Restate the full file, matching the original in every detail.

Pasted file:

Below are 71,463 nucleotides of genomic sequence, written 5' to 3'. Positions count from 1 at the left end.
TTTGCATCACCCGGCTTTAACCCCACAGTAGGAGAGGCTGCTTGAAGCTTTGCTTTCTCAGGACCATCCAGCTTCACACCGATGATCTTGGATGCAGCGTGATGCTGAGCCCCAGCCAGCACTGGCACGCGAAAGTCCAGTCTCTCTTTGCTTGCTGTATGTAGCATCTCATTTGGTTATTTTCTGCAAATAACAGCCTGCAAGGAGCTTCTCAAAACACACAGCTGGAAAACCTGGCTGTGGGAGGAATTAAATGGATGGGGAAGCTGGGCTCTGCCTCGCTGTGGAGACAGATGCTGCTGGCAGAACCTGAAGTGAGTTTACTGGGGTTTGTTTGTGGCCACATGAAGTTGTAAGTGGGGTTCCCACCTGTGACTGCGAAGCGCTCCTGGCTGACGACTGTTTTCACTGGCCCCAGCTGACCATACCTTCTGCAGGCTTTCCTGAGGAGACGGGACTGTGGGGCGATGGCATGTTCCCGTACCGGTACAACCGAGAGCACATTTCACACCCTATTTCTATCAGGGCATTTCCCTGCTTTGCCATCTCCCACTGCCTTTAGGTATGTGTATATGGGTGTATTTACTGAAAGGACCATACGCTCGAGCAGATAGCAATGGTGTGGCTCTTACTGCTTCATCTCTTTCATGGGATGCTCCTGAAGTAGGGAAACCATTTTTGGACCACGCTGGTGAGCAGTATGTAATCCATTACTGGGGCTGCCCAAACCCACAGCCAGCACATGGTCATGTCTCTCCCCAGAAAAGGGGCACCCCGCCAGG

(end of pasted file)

Below are 71,463 nucleotides of genomic sequence, written 5' to 3'. Positions count from 1 at the left end.
TTTGCATCACCCGGCTTTAACCCCACAGTAGGAGAGGCTGCTTGAAGCTTTGCTTTCTCAGGACCATCCAGCTTCACACCGATGATCTTGGATGCAGCGTGATGCTGAGCCCCAGCCAGCACTGGCACGCGAAAGTCCAGTCTCTCTTTGCTTGCTGTATGTAGCATCTCATTTGGTTATTTTCTGCAAATAACAGCCTGCAAGGAGCTTCTCAAAACACACAGCTGGAAAACCTGGCTGTGGGAGGAATTAAATGGATGGGGAAGCTGGGCTCTGCCTCGCTGTGGAGACAGATGCTGCTGGCAGAACCTGAAGTGAGTTTACTGGGGTTTGTTTGTGGCCACATGAAGTTGTAAGTGGGGTTCCCACCTGTGACTGCGAAGCGCTCCTGGCTGACGACTGTTTTCACTGGCCCCAGCTGACCATACCTTCTGCAGGCTTTCCTGAGGAGACGGGACTGTGGGGCGATGGCATGTTCCCGTACCGGTACAACCGAGAGCACATTTCACACCCTATTTCTATCAGGGCATTTCCCTGCTTTGCCATCTCCCACTGCCTTTAGGTATGTGTATATGGGTGTATTTACTGAAAGGACCATACGCTCGAGCAGATAGCAATGGTGTGGCTCTTACTGCTTCATCTCTTTCATGGGATGCTCCTGAAGTAGGGAAACCATTTTTGGACCACGCTGGTGAGCAGTATGTAATCCATTACTGGGGCTGCCCAAACCCACAGCCAGCACATGGTCATGTCTCTCCCCAGAAAAGGGGCACCCCGCCAGG